Nama is where investors want to be

The agency is well positioned to take advantage when the market turns

One of the key elements of the National Asset Management Agency’s annual report this week was a breakdown of the assets in its portfolio.

The perception is that Nama’s portfolio is populated with poor-quality sites in bad locations that will never make back the money that the agency paid when they were transferred in 2010 from the five Irish banks bailed out by the State.

To recap, Nama paid €31.8 billion to the banks to acquire loans with a face value of €74 billion.

Since then, it has booked impairment charges on the loans of €3.26 billion, reflecting continued weakness in property valuations, particularly in Ireland.

Nama acquired more than 12,000 loans in a range of currencies relating to 775 debtor connections. These have been broken up into 56,000 "saleable property units".

London property
Data published by Nama this week shows that at the end of last year, 36 per cent of its portfolio was based in Dublin and 21 per cent in London.

The rest of Ireland accounted for 18 per cent, other parts of Britain for 12 per cent, Northern Ireland for 3 per cent, and other parts of the world 10 per cent.

Chief executive Brendan McDonagh made the point that while Dublin and London are not without their challenges, theses cities are where the vast majority of investors want to be when it comes to investing in the UK and Ireland. This is borne out by the statistics around asset sales to date. By the end of last year, Nama had approved €11.7 billion of asset sales. This included €4 billion in 2012 with another €2 billion in the pipeline.

The agency said 80 per cent of the sales have taken place in Britain, with almost two-thirds in London. This is what a lot of Nama watchers would say is the low-hanging fruit.

Prices in London have remained strong since the financial crash in 2008. A signal of this was the £1 billion secured for Citi Tower in Canary Wharf earlier this month from an investor based in the Middle East.

Nama had a one-third share in that sale relating to loans connected with Derek Quinlan and Glen Maud, a Sheffield lawyer turned investor. It is believed to have washed its face on the transaction.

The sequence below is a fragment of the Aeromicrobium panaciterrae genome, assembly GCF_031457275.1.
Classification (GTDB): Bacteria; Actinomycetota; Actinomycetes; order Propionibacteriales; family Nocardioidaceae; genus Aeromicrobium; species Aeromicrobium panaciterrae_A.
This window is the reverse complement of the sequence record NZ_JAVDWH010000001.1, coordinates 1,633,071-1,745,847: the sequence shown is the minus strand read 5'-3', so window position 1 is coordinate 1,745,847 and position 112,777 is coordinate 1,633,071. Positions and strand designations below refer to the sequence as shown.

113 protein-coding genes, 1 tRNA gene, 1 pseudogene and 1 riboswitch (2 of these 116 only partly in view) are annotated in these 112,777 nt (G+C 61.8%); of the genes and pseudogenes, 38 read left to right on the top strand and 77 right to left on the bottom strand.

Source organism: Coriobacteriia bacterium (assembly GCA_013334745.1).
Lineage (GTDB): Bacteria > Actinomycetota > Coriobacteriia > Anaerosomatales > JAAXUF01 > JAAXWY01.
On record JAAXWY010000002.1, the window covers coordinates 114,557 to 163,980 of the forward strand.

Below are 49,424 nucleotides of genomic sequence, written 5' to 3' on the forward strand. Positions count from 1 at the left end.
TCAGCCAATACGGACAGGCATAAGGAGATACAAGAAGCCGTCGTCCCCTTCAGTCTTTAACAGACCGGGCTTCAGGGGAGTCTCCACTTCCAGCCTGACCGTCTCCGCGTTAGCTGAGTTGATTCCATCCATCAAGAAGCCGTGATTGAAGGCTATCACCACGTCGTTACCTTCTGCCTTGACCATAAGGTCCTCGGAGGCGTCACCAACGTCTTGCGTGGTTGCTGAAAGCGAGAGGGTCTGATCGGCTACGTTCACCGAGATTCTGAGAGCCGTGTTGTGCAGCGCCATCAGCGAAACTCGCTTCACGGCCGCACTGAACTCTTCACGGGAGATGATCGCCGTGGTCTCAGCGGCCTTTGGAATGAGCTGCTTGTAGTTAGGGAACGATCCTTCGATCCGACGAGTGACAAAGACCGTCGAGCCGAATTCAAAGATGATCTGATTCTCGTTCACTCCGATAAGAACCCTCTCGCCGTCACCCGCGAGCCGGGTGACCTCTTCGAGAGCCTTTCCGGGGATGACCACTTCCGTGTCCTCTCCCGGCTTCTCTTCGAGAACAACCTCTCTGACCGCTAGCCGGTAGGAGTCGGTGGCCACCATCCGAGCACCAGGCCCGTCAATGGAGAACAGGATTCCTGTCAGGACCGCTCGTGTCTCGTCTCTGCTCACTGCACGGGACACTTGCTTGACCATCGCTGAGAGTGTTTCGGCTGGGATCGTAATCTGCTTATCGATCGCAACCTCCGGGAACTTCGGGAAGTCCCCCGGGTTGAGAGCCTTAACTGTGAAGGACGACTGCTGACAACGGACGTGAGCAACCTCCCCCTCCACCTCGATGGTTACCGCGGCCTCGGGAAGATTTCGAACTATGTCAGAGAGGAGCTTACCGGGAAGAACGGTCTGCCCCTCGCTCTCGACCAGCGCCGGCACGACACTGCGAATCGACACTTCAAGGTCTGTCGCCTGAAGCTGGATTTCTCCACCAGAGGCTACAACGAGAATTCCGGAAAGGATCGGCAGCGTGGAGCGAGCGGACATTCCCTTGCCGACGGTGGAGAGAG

Nama’s report states that it is devoting “particular attention” to the Dublin Docklands, where it has significant holdings that it believes will be attractive for expansion of the IFSC and to further develop tech hubs for the likes of Google and Facebook.

If you take Nama's portfolio by sector, one quarter is development while 9 per cent is land. Mr McDonagh acknowledged that these are the "riskiest" elements of its portfolio but he said they were mostly based in Dublin or London.

UK market
Nama chairman Frank Daly said much of the agency's focus to date has been on selling in the UK but said momentum is building in Ireland.

“The UK has been very good to us. We were lucky in that we had a portfolio there that included very good assets, which has enabled us to sell those assets, fund our investments, wash our face and pay down debt,” he said.

“We do see now, but it’s only emerging now, demand for Irish assets. We are selling here and I suspect you will see an increase in that in the coming year.”

He rejected the suggestion that Nama is sitting on a lot of dud properties and noted that it would make €4 billion available here for capital investment and vendor finance to help stimulate the market out to 2016.

“Actually, our portfolio is much better than perhaps even ourselves would have imagined years ago,” he said.

“As recovery comes, and Nama contributes to that recovery, the prospects for our Irish assets will be much, much brighter. They will become quite quickly the low-hanging fruits of the future.”